ALLERGIC TO PENICILLIN? MAYBE YOU REALLY AREN’T

I have been in private practice medicine since 1986 specializing in Ear, Nose and Throat with Fellowship training in Allergy. During that time I have encountered countless numbers of patients who tell me or my staff that he or she is allergic to one or more medicines. And by far, the most common medication patients list as causing allergy is Penicillin.

While it is true that medication allergies are overall commonplace, recent studies have confirmed this surprising fact: APPROXIMATELY 90% OF PATIENTS WHO WERE TOLD IN THE PAST HE OR SHE WAS ALLERGIC TO PENICILLIN ACTUALLY ARE NOT.

How can this be true? Multiple reasons are in play. By far the most common reason is that the initial diagnosis of Penicillin allergy was incorrect. Many viral or bacterial infections have a side effect of causing a diffuse rash over the body. The bright red hives can certainly look just like the skin reaction in Penicillin allergy. Even more confusing can be the strange fact that sometimes the antibiotic only causes a rash when a person has a certain infection (like Mononucleosis), but not in other settings.

Additionally, the allergic reaction could have been from a different drug given at the same time that was not remembered or noted. Possibly the person reacted to a contaminated or less pure form of Penicillin that had other allergy causing proteins within the drug.

Another factor is the development of tolerance after a time of no contact. As an allergist I am very familiar with the concept of loss of allergy by the avoidance of exposure. Put simply, if a person has months or years of no exposure to a substance that once caused an allergic reaction, the body may just not react to it at all.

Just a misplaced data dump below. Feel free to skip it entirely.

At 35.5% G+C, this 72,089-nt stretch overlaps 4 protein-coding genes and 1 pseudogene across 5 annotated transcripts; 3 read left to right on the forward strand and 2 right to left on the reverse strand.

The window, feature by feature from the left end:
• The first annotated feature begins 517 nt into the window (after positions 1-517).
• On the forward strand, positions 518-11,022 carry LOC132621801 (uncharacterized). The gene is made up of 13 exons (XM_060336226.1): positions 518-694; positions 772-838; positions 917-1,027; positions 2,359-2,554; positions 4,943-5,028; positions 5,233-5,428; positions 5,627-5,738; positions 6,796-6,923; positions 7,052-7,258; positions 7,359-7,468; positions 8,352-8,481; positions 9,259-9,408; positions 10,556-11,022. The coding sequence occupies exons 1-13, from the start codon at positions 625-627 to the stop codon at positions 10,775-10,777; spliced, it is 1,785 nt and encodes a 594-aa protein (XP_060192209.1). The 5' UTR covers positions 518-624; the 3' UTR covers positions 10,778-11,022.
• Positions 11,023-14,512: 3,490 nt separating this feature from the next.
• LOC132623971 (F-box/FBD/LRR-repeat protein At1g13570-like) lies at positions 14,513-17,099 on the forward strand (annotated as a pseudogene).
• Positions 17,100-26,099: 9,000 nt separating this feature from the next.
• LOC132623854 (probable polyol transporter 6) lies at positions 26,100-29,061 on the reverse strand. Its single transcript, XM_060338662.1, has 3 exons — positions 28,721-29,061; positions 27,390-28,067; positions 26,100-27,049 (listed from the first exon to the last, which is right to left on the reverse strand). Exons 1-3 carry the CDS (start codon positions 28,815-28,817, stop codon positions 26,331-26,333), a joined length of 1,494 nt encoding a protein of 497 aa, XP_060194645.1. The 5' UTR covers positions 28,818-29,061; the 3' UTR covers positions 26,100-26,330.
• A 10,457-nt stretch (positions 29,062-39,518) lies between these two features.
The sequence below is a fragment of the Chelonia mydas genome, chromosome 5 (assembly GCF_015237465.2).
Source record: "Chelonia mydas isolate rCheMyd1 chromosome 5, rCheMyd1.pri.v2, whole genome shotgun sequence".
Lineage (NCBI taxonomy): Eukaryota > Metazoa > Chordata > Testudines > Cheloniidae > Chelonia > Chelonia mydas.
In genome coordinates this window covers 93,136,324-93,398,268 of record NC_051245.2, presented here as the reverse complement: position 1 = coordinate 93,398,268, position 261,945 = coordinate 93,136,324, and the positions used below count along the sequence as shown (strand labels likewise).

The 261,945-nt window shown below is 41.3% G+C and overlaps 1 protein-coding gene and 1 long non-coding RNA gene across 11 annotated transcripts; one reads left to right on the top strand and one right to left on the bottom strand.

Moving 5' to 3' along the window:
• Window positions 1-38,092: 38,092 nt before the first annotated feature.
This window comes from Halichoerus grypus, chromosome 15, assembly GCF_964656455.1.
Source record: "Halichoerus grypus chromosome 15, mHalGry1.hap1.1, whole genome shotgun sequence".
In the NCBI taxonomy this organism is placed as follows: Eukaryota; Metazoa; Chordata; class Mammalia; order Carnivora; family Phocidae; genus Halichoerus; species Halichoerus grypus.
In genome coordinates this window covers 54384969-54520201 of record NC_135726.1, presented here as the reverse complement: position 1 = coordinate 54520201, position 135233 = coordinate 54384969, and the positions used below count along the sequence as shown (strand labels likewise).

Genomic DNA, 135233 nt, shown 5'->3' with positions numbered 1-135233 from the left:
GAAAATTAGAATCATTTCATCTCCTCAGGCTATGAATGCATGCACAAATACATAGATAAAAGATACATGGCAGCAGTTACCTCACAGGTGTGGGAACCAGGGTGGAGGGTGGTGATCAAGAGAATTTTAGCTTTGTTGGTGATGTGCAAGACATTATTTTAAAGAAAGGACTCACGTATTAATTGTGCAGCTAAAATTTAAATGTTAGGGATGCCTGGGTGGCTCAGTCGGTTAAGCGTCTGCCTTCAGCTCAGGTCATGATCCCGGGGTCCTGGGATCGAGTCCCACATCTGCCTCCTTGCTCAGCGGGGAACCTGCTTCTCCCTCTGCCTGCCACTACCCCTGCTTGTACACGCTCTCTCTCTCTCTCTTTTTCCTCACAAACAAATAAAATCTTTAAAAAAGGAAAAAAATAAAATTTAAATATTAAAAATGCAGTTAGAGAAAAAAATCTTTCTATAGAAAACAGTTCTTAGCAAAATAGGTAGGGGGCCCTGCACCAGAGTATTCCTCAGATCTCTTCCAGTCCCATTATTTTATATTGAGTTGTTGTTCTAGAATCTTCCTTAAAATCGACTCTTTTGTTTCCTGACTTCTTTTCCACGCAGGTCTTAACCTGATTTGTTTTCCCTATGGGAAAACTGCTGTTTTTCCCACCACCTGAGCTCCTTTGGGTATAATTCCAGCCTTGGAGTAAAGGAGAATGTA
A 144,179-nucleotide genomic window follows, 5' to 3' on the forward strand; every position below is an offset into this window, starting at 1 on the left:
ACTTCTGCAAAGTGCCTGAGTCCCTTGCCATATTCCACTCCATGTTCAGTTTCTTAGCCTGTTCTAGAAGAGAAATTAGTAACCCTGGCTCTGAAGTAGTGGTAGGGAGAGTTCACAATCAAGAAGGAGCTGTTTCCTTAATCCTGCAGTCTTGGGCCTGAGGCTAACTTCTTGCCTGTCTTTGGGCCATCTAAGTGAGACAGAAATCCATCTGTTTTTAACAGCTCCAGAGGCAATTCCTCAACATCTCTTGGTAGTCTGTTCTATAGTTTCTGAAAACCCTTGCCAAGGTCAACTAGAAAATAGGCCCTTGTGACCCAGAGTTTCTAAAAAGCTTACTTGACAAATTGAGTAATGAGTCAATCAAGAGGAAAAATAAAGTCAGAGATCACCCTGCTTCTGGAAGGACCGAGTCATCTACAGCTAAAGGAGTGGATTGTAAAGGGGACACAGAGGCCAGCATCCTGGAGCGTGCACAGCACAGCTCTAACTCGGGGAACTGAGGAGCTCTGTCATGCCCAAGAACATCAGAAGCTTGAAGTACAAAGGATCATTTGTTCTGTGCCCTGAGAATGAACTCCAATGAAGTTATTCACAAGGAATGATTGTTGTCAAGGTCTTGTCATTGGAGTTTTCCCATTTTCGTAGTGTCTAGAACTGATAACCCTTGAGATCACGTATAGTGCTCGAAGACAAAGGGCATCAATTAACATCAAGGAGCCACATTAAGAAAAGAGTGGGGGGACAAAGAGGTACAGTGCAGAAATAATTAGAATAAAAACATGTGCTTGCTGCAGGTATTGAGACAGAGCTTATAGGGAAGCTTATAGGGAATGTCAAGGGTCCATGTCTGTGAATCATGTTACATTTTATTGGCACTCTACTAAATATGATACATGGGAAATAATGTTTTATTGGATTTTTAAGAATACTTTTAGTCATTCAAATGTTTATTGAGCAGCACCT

So you might ask, what’s the problem in just telling your doctor that you think you are allergic to Penicillin, so you will just get something else instead. Several things are wrong with that approach. Penicillin, or it’s more commonly given form of Amoxicillin, is still a very effective antibiotic for many routine infections in the body such as sinusitis, tonsillitis or ear infections. These medications are very safe with minimal side effects and are relatively inexpensive. Also some newer and more potent antibiotics reserved for more life threatening infections are actually forms of Penicillin. Situations can and do occur where a form of Penicillin is the best drug to give a patient. Doctors and other providers are simply not going to prescribe it if there is a chance of it causing an allergic reaction.

So, determining if a person is truly allergic to Penicillin is important in trying to maintain his or her health. Fortunately there is a quick, accurate, safe and reliable way to answer the issue. It involves skin testing using a tiny scratch plastic device with no needle. And it can be done in my office.

I have been testing for allergies in my practice since 1986. Most testing here in our area involves looking for allergy to tree, grass and weed pollen, molds, animal dander and dust mites. Recent advances have now made the same type testing available for Penicillin.

The test takes just about an hour and is covered by both Medicare and the major health insurance plans.

If you or someone in your family has been told not to take Penicillin because of allergic reaction in the past, I strongly advise this simple and safe test to see if that truly is the case.

To your health,

Tom Stark, MD